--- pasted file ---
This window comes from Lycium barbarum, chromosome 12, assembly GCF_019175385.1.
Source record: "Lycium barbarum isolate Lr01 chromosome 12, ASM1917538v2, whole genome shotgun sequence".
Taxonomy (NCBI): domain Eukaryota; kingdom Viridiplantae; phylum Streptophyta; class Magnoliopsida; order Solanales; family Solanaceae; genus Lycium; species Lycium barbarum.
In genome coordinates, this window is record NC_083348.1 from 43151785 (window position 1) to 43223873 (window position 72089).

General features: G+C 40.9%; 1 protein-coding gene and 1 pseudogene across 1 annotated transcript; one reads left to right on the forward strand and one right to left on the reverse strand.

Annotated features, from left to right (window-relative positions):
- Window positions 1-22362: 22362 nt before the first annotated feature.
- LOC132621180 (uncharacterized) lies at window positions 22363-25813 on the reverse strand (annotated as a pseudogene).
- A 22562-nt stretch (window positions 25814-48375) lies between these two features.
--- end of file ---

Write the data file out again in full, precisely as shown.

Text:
This window comes from Lycium barbarum, chromosome 12, assembly GCF_019175385.1.
Source record: "Lycium barbarum isolate Lr01 chromosome 12, ASM1917538v2, whole genome shotgun sequence".
Taxonomy (NCBI): domain Eukaryota; kingdom Viridiplantae; phylum Streptophyta; class Magnoliopsida; order Solanales; family Solanaceae; genus Lycium; species Lycium barbarum.
In genome coordinates, this window is record NC_083348.1 from 43151785 (window position 1) to 43223873 (window position 72089).

General features: G+C 40.9%; 1 protein-coding gene and 1 pseudogene across 1 annotated transcript; one reads left to right on the forward strand and one right to left on the reverse strand.

Annotated features, from left to right (window-relative positions):
- Window positions 1-22362: 22362 nt before the first annotated feature.
- LOC132621180 (uncharacterized) lies at window positions 22363-25813 on the reverse strand (annotated as a pseudogene).
- A 22562-nt stretch (window positions 25814-48375) lies between these two features.